On Monday, June 6, 2022, President Biden invoked the Defense Production Act of 1950 (“DPA”) with the intent to accelerate domestic manufacturing in the renewable energy sector. In addition to furthering the Administration’s clean energy agenda, Deputy Secretary of Defense Dr. Kathleen Hicks explained this action will strengthen U.S. national security, noting the vulnerability of
USTR Initiates Review of 301 Tariffs on Chinese Goods
Background on USTR’s Section 301 Tariff Review: On Tuesday, May 3, USTR announced the initiation of a statutorily-required review of the tariff actions in the Section 301 investigation of China’s Acts, Policies, and Practices Related to Technology Transfer, Intellectual Property, and Innovation. (See Federal Register notice here.)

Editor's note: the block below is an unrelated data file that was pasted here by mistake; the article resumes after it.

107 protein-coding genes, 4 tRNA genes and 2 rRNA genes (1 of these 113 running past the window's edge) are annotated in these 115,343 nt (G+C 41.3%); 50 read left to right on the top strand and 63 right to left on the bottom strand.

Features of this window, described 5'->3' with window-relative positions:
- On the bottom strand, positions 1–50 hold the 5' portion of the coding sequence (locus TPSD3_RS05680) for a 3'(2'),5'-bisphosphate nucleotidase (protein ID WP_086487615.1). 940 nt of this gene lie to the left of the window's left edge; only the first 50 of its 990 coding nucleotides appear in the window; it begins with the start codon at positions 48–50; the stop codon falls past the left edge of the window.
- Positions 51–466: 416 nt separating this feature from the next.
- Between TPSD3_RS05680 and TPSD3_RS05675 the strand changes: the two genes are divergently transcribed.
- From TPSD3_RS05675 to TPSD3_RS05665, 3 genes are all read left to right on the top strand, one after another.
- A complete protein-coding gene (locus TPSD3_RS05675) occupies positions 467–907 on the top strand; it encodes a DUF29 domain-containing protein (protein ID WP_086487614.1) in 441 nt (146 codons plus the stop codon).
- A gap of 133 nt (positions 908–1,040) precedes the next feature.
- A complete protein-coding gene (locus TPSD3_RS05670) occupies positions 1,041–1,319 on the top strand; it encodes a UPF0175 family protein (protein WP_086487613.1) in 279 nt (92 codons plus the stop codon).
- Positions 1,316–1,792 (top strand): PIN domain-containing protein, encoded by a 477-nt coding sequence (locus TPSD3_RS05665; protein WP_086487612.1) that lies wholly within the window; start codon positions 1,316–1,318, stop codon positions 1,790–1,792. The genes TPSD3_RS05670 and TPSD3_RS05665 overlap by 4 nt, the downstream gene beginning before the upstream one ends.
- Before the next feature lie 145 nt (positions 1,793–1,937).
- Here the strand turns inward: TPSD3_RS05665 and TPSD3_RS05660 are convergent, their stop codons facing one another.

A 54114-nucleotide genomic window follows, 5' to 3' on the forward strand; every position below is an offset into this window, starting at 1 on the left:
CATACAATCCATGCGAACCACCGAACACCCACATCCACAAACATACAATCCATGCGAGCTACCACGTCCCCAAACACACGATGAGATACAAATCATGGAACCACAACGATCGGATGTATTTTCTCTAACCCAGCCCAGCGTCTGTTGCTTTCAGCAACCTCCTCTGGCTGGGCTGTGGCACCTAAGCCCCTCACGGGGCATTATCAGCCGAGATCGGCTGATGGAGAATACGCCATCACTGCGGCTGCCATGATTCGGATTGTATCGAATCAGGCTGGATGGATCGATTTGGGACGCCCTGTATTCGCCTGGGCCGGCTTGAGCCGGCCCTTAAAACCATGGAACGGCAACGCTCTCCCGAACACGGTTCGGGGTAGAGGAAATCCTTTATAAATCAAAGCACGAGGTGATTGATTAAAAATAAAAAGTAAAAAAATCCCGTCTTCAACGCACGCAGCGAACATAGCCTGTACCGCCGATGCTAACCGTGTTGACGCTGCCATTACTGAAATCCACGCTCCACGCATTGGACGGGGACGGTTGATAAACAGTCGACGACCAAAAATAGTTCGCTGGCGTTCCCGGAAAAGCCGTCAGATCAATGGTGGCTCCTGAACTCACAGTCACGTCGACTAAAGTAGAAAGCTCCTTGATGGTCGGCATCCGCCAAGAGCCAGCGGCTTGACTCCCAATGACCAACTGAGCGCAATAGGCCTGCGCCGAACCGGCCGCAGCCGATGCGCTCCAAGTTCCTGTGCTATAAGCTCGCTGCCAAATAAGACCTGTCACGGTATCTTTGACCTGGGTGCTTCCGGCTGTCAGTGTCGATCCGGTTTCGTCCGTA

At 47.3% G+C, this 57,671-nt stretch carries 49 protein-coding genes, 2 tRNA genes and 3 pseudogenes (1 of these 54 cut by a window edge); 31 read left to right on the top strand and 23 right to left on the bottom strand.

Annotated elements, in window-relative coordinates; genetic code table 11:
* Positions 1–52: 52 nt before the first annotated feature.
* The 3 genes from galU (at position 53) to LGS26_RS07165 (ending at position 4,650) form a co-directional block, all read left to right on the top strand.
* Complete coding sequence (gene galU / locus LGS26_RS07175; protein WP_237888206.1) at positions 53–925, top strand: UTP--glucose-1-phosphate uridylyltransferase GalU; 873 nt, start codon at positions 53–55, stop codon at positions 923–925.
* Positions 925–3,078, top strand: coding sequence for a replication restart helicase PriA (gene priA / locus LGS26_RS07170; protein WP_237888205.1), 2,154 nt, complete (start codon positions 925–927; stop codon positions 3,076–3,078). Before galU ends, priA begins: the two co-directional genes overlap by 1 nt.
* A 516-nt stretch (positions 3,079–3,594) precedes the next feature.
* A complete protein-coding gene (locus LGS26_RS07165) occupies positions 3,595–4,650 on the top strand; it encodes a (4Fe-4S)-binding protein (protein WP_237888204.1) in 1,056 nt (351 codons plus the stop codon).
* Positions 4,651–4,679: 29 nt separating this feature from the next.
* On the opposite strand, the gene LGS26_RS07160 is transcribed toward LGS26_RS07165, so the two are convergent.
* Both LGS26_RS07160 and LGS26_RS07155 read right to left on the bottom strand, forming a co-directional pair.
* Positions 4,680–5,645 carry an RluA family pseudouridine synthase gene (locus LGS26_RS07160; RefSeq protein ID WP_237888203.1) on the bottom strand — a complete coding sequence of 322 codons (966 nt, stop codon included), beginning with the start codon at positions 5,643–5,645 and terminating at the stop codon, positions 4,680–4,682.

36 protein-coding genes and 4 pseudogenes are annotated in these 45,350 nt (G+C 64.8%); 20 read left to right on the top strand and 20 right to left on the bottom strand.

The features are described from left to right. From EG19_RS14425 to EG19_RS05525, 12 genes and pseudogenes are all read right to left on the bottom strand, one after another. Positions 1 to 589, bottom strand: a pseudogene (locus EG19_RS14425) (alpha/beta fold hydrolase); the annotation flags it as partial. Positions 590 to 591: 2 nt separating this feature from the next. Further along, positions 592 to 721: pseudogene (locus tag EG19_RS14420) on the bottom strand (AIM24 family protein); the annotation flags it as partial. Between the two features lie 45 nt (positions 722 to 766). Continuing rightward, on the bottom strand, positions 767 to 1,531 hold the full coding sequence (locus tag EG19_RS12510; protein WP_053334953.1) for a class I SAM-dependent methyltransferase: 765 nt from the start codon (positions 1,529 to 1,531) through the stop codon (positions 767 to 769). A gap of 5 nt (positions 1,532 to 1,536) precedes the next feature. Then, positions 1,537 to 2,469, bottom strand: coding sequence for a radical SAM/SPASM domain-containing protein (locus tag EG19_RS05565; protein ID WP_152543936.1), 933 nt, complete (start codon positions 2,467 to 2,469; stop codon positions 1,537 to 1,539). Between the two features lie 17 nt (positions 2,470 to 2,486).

Under the statute, unless USTR…
President Biden Proposes Legislation to Seize Russian Oligarch Assets for Benefit of Ukraine
Today, the Biden Administration announced a legislative proposal aimed at empowering the U.S. government to seize and forfeit property linked to Russian elites. Specifically, the proposed system would enhance and streamline the seizure and forfeiture of Russian oligarch assets and provide for the liquidation and redistribution of proceeds to support Ukraine. The announcement unveiled the…
Congress Votes to Revoke Russian PNTR, Ban Russian Energy Imports
Today, by overwhelming margins, Congress passed two pieces of legislation to further punish Russia for its invasion of Ukraine. The bipartisan bills suspend Permanent Normal Trade Relations (PNTR) with Russia and Belarus and codify President Biden’s recent Executive Order banning Russian energy imports. The bills now head to the President’s desk and are expected to…